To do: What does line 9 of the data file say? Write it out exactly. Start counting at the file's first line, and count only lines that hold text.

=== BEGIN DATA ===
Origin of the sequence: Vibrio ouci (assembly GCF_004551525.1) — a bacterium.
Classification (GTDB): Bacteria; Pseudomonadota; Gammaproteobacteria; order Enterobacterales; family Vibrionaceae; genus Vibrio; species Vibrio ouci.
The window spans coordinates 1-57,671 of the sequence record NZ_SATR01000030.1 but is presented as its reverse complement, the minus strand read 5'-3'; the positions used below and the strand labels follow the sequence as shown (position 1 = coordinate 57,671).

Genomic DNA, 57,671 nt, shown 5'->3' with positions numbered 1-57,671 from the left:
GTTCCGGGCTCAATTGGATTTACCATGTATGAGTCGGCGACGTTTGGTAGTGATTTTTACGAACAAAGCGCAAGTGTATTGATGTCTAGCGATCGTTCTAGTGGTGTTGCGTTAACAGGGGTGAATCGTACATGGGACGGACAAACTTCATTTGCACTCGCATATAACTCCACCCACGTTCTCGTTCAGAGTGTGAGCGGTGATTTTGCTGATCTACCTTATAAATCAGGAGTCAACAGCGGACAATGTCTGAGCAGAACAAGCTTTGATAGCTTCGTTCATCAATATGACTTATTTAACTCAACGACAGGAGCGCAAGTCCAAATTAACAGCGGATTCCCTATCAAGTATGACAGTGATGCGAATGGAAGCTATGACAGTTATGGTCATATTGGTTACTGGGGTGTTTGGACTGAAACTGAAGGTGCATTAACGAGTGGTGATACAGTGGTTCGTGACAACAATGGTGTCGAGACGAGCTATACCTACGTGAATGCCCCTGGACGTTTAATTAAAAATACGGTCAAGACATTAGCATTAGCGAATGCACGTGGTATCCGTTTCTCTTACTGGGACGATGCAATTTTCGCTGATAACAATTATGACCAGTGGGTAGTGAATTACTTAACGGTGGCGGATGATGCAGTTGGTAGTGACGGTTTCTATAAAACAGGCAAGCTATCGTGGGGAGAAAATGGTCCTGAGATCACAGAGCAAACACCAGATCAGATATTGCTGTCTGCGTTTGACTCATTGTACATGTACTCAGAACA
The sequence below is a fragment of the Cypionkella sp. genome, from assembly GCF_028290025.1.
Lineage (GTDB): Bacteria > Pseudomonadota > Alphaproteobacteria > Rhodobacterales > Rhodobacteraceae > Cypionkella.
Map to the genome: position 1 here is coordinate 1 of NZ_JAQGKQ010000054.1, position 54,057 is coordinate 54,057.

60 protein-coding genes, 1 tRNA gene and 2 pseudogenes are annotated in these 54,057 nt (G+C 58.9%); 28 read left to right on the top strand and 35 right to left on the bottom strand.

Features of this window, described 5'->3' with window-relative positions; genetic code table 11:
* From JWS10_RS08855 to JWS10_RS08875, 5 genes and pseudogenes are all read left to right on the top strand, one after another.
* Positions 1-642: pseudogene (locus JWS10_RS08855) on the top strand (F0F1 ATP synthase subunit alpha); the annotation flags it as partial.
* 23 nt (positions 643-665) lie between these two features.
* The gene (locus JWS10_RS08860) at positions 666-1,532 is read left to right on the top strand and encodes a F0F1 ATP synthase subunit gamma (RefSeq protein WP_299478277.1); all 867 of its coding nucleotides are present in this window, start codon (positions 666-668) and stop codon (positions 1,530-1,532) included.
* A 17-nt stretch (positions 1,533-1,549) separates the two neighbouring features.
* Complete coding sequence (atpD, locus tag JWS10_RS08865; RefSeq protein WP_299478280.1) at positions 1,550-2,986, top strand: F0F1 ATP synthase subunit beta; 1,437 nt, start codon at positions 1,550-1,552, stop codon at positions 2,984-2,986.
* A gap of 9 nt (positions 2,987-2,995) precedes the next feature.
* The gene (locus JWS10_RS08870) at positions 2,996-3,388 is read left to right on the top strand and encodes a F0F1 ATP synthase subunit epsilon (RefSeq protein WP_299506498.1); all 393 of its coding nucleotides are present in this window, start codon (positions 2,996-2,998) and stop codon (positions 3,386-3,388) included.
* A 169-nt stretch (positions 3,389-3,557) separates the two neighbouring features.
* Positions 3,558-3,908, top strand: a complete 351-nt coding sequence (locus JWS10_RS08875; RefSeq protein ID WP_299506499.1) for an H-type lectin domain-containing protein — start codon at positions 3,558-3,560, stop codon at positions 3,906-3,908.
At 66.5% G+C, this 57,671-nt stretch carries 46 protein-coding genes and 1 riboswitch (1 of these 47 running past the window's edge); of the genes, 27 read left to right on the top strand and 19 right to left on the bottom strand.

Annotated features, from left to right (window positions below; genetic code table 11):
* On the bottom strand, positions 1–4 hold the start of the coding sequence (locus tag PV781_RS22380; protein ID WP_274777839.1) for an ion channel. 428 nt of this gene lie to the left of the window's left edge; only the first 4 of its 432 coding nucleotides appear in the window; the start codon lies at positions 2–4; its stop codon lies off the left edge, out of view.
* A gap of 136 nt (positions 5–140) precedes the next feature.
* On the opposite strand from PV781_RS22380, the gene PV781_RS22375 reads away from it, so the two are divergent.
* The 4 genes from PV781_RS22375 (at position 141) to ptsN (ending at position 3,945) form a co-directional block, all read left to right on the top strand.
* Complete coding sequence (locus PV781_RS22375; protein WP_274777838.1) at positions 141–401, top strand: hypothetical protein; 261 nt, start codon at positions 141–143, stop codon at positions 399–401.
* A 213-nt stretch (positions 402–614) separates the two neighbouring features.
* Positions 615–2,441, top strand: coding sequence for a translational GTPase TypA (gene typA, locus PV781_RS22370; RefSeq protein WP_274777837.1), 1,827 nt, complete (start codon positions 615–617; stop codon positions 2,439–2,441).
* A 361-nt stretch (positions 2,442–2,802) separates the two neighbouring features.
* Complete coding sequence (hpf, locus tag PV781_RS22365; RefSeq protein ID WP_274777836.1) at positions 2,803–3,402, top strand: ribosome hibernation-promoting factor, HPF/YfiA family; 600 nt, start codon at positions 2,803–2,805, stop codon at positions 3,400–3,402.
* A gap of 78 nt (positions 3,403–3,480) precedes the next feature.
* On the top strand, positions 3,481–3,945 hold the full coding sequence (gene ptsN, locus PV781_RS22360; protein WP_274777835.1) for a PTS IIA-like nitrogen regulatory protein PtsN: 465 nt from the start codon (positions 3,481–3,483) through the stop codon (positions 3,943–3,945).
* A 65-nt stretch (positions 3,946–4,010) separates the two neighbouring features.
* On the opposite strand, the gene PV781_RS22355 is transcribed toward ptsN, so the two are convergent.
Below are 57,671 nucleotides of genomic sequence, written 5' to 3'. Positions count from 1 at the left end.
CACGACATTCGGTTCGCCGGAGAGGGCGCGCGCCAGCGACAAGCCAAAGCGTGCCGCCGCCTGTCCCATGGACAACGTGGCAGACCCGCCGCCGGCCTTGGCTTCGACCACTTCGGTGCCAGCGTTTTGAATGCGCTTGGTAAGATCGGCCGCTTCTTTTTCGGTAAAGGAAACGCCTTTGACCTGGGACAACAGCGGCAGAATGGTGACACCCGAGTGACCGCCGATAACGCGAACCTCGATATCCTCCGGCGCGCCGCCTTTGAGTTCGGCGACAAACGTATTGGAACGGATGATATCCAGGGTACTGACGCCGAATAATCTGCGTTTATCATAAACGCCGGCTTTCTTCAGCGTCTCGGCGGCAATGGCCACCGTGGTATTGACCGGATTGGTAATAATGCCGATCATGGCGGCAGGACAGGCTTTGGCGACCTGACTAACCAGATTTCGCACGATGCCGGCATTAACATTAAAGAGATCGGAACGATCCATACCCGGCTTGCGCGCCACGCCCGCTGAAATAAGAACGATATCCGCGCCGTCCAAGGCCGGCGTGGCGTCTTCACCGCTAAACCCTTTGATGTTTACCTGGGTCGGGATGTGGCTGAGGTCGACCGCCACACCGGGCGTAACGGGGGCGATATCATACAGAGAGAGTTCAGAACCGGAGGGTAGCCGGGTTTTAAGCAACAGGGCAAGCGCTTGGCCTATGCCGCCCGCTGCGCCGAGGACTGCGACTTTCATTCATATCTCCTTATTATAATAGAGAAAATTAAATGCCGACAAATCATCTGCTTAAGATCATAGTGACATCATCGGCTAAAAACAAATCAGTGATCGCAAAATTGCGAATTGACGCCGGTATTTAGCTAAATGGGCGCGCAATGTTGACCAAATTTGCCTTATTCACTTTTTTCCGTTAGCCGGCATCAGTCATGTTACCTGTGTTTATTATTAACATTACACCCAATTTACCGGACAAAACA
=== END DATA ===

60 protein-coding genes, 1 tRNA gene and 2 pseudogenes are annotated in these 54,057 nt (G+C 58.9%); 28 read left to right on the top strand and 35 right to left on the bottom strand.